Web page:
TD12M + Beyma TPL-150


  • Member
    studiotech on #429

    I’ve already posted this on a few other forums, but thought that I’d put it up here too.

    After many months of design work, building and testing they are finally in place. The concept for these studio monitors began last year as an exercise to see what could be done to improve upon our current monitoring situation at http://www.phatplanetstudios.com At the time, we were running Quested mid fields.

    See here: http://www.quested.com/vs3208.html

    They were never resolving enough for critical work and ran out of steam very quickly at high levels. We needed something quite a bit more dynamic, but at the same time, detailed and very “hi-fi” sounding. In my experience, many studio main monitors are just loud, with harsh treble and no finess. My goal was to have huge dynamic capability along with the sound quality and tonality usually associated with the best home hi-fi gear.

    I was pretty much settled on Lambda TD12M’s right from the outset, but the tweeter was a tough choice. We needed high sensitivity to mate up with dual TDs, ability to crossover low enough and be able to handle whatever abuse a recording engineer or intern might create. We tried the Fountek NeoPro 5 without sucess. Down anywhere below 2Khz is bad news for that guy. We tried a Beyma CP380 on a waveguide. This was better, but we were still not pleased. Finally, I up’ed the budget and went the TPL-150, also from Beyma. Now that was the ticket! Handles below 2 Khz with ease, high sensitivity of 99dB spl and is very robust mechanically.

    What we ended up with is a 2.5 way design. The inner woofer in each pair is crossed over at appox. 250Hz while the outer one works up to around 1.8Khz. The box is sealed, so accordingly the response drops off below around 60Hz in room. This was the design goal, because coming up next is a dedicated pair of subs. The signal is processed using a BSS Omnidrive 366 with a Crown K2 for the lows and a Bryston 4B for the highs.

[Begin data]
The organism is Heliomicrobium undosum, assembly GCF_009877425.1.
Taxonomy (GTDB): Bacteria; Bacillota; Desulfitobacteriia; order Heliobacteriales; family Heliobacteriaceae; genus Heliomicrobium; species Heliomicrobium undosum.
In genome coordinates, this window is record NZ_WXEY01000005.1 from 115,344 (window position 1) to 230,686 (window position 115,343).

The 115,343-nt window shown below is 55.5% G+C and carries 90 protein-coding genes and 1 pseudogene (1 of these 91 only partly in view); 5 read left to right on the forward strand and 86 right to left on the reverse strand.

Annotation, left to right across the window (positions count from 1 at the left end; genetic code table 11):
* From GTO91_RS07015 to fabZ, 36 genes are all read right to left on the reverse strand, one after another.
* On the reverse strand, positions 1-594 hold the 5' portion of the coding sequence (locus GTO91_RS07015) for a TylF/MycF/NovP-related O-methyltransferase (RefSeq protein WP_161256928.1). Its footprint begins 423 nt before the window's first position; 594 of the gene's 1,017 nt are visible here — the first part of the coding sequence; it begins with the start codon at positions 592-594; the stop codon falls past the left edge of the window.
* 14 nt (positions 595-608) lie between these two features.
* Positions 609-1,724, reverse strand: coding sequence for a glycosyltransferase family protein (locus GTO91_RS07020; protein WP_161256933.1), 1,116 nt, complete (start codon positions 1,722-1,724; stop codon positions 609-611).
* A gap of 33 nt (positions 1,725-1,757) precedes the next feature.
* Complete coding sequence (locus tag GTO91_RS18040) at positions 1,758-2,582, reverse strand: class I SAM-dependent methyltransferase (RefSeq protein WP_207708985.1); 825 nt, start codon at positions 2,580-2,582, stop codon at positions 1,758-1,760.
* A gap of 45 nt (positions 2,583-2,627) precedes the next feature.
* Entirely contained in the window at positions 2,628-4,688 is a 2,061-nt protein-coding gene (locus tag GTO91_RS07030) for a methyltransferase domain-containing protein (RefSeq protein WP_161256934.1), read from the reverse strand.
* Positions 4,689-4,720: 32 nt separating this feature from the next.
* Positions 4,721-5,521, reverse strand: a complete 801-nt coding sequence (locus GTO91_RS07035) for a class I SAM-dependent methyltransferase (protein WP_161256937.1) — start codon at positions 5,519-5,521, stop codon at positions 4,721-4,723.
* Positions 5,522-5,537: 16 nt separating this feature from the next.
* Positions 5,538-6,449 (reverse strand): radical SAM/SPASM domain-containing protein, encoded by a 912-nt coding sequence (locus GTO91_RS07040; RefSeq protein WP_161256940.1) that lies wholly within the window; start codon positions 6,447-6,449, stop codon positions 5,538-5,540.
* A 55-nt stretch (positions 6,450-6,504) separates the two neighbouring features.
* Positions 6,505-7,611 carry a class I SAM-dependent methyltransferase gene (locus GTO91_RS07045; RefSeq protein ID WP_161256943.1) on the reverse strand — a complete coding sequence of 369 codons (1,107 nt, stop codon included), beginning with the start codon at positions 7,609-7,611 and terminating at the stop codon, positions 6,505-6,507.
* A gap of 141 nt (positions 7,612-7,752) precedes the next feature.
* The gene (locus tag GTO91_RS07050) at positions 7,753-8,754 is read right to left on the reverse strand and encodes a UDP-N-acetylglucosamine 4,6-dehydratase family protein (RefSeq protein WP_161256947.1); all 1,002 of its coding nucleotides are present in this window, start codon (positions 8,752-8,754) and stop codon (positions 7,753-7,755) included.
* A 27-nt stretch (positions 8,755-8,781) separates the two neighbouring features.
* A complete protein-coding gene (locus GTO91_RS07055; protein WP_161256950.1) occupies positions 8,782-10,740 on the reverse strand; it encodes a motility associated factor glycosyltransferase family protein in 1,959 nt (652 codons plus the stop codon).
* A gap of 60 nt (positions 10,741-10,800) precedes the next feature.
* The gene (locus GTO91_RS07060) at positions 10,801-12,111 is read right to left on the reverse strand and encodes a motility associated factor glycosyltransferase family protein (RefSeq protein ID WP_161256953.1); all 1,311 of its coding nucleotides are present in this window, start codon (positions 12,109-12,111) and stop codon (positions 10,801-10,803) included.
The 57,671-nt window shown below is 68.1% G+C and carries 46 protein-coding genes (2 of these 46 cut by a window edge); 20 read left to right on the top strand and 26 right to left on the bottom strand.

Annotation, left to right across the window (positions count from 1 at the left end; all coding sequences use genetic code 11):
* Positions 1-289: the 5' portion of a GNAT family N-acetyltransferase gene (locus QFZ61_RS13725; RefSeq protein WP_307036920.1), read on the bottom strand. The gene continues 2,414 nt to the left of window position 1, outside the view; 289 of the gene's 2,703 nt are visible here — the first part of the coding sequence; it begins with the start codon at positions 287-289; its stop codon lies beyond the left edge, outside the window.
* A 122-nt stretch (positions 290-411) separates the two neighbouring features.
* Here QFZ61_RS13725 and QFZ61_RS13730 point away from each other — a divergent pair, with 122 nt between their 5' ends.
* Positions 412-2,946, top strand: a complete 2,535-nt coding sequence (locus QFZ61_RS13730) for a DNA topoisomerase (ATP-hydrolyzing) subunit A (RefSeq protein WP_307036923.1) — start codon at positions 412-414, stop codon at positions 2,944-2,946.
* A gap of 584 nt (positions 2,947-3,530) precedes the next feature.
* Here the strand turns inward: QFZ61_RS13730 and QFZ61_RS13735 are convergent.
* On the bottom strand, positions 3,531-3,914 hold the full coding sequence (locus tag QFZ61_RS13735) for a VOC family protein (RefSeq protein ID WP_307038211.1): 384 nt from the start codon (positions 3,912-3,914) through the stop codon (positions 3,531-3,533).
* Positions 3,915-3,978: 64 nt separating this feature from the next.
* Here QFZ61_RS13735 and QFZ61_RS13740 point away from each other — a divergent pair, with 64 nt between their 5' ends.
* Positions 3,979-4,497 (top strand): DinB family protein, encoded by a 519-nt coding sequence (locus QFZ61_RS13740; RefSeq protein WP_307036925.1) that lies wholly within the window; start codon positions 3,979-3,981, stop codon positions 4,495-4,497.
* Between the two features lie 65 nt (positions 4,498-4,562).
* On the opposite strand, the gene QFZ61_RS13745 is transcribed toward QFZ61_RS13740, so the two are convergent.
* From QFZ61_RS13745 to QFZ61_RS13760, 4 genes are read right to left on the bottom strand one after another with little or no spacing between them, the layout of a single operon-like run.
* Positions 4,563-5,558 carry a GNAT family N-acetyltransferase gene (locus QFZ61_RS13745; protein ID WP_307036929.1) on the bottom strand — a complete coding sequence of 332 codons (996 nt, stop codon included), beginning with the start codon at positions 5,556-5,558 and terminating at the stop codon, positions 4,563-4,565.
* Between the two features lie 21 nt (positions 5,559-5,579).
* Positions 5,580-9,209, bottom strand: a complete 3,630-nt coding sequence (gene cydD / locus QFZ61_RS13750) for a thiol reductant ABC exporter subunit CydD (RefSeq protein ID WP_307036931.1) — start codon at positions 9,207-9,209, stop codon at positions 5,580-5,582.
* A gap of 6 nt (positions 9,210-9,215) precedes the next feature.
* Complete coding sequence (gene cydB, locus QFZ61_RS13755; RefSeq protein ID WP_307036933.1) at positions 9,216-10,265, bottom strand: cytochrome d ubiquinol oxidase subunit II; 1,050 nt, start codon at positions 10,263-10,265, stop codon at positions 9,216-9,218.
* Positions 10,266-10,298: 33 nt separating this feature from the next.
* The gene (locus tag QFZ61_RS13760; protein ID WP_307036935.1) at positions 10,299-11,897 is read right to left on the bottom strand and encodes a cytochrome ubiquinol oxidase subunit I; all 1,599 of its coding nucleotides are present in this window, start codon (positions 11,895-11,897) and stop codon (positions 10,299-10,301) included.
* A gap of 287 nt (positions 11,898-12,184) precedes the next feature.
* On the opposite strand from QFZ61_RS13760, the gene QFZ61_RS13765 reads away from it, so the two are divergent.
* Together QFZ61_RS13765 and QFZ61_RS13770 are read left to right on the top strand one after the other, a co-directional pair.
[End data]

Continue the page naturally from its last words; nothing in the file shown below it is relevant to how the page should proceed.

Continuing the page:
The enclosure is an inner layer of 3/4″ MDF covered on all sides by an outer layer of 18mm Plywood. Each monitor is 185lbs as finished. These babies are very inert even at levels upwards of 110 dB spl. For absorbtion inside, there is rigid fiberglass as well as Bonded Logic Ultratouch insulation which I highly recommend. http://www.bondedlogic.com/ultratouch.htm Works amazingly well and it’s friendly to your lungs AND the environment.

    The end result has far exceeded my expectations! All of our engineers that work out of Phat Planet have been blown away with the clarity and detail that these things have and the dynamics are just shocking. No more guessing on compressor settings or kick drum micing. If it’s in the recording, you will hear it now…

    Kudos to John and Nick of AE/Lambda for designing and crafting large woofers that allow one to still create a 2 way design.

    Greg Begland – technician for Phat Planet Studios


    Member
    studiotech on #4748

    Here’s another shot:


    Member
    simon5 on #4749

    I’m glad you like them, you did a very nice monitor setup, congratulations ! 😀


    Participant
    stryke on #4750

    Thanks for posting that Greg. If I’m ever down in the area there I will have to stop by. 🙂

    Here’s a link to Greg’s post over on Gearslutz.com. A couple other pictures are included in there.

    http://www.gearslutz.com/board/high-end/379573-custom-main-monitors-complete.html

    John


    Member
    studiotech on #4751

    Stop by any time. If you ever get a free moment, you can bring the family to Disney. I make a great tour guide, I have an annual pass and don’t charge for insider information like disney does! But seriously, you should at least have Nick stop by since he is so close. He was there probably 7 or 8 years ago. He wouldn’t recognize the place now though with all of the changes inside.

    TD6.5 Alnico you mentioned on the DIYAUDIO forum does still sound interesting. Have you worked out the kinks with the spider yet? Any ETA on REAL release dates for these?

    Thanks again.

    Greg Begland

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